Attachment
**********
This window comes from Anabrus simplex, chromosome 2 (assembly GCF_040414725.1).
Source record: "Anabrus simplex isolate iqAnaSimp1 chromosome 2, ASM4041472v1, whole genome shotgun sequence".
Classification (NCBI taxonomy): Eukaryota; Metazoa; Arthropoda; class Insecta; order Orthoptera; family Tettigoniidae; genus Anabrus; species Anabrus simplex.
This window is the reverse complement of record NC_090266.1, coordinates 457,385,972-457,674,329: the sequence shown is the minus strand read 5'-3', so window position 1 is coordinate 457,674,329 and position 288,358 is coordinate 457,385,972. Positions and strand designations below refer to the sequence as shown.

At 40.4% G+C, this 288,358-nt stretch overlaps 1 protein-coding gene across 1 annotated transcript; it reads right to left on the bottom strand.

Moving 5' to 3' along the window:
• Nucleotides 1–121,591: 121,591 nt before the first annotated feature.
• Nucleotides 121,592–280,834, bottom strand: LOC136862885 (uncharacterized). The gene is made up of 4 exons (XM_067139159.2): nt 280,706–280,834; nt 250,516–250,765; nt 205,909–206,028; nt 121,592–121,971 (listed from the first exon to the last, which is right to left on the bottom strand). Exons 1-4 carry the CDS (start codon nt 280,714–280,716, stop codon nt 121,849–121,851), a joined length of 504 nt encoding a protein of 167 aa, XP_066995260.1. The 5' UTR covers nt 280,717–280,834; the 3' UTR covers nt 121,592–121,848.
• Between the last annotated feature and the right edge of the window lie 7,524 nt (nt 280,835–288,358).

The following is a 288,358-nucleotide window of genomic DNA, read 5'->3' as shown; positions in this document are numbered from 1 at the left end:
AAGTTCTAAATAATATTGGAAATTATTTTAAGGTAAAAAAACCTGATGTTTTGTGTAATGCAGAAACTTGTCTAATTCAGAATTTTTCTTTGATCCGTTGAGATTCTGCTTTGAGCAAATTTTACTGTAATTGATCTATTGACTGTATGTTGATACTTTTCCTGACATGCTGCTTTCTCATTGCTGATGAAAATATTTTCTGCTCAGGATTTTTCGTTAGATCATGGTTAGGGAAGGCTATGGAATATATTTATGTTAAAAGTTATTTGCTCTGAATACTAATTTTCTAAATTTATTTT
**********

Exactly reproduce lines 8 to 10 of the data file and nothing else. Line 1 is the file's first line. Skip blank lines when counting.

• Nucleotides 121,592–280,834, bottom strand: LOC136862885 (uncharacterized). The gene is made up of 4 exons (XM_067139159.2): nt 280,706–280,834; nt 250,516–250,765; nt 205,909–206,028; nt 121,592–121,971 (listed from the first exon to the last, which is right to left on the bottom strand). Exons 1-4 carry the CDS (start codon nt 280,714–280,716, stop codon nt 121,849–121,851), a joined length of 504 nt encoding a protein of 167 aa, XP_066995260.1. The 5' UTR covers nt 280,717–280,834; the 3' UTR covers nt 121,592–121,848.
• Between the last annotated feature and the right edge of the window lie 7,524 nt (nt 280,835–288,358).

The following is a 288,358-nucleotide window of genomic DNA, read 5'->3' as shown; positions in this document are numbered from 1 at the left end: